However, I did like this book. It’s not a bad book, and I do like how it is kind of snapshots of the black experience in America. Like I said, kind of like Homegoing, just not as amazing. In hindsight, it’s entirely possible that my expectations were unconsciously clouded by my love for Homegoing. But that’s just what happens with reading – it’s such a personal experience, it will never be unbiased. That said, I’m still glad I read it.
I honestly don’t think the results were too far off what I was expecting. I did like all of the books, but that’s not too surprising considering I did have some choice in what I read this time. I was expecting to like The Overstory a little bit more than I did. I think Fates and Furies ended up being my favorite of the bunch, which I wasn’t anticipating.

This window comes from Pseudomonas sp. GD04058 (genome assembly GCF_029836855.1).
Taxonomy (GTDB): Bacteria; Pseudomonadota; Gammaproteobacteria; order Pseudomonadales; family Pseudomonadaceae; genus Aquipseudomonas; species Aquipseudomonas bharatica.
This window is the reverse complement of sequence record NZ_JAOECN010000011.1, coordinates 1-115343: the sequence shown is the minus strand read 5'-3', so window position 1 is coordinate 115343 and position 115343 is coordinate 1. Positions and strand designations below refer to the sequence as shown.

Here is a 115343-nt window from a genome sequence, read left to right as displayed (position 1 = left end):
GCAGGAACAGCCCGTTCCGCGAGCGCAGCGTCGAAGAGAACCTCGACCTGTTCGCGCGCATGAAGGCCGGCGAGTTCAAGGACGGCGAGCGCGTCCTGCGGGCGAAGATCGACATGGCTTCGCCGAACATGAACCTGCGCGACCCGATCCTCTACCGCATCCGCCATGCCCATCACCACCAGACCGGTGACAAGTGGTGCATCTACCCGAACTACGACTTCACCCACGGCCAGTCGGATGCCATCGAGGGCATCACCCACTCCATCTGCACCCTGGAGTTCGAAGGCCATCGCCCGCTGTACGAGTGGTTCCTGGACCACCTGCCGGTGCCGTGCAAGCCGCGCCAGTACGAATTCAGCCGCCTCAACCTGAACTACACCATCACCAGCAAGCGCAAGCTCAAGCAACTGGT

While I didn’t love three of these books, I did like them. On Earth We’re Briefly Gorgeous and The Twelve Tribes of Hattie were just not the kind of books I tend to connect with, and that’s okay. I was still able to appreciate them. And The Perfect Mother was not the most thrilling thriller I’ve ever read, but I can definitely see why it would make a fun adaptation, which is why Kerry Washington was reading it in the first place.
This was a fun reading experiment – though not quite as fun as the Buzzfeed one – and I’m glad I did it. I hope you enjoy these reading experiment or “secret TBR” posts. They’re a lot of fun to put together. My next one should be up in a few weeks! If you have any ideas for future secret TBR posts you’d like me to do, let me know in the comments!
Also Check Out: I Let Buzzfeed Decide Which Books I Read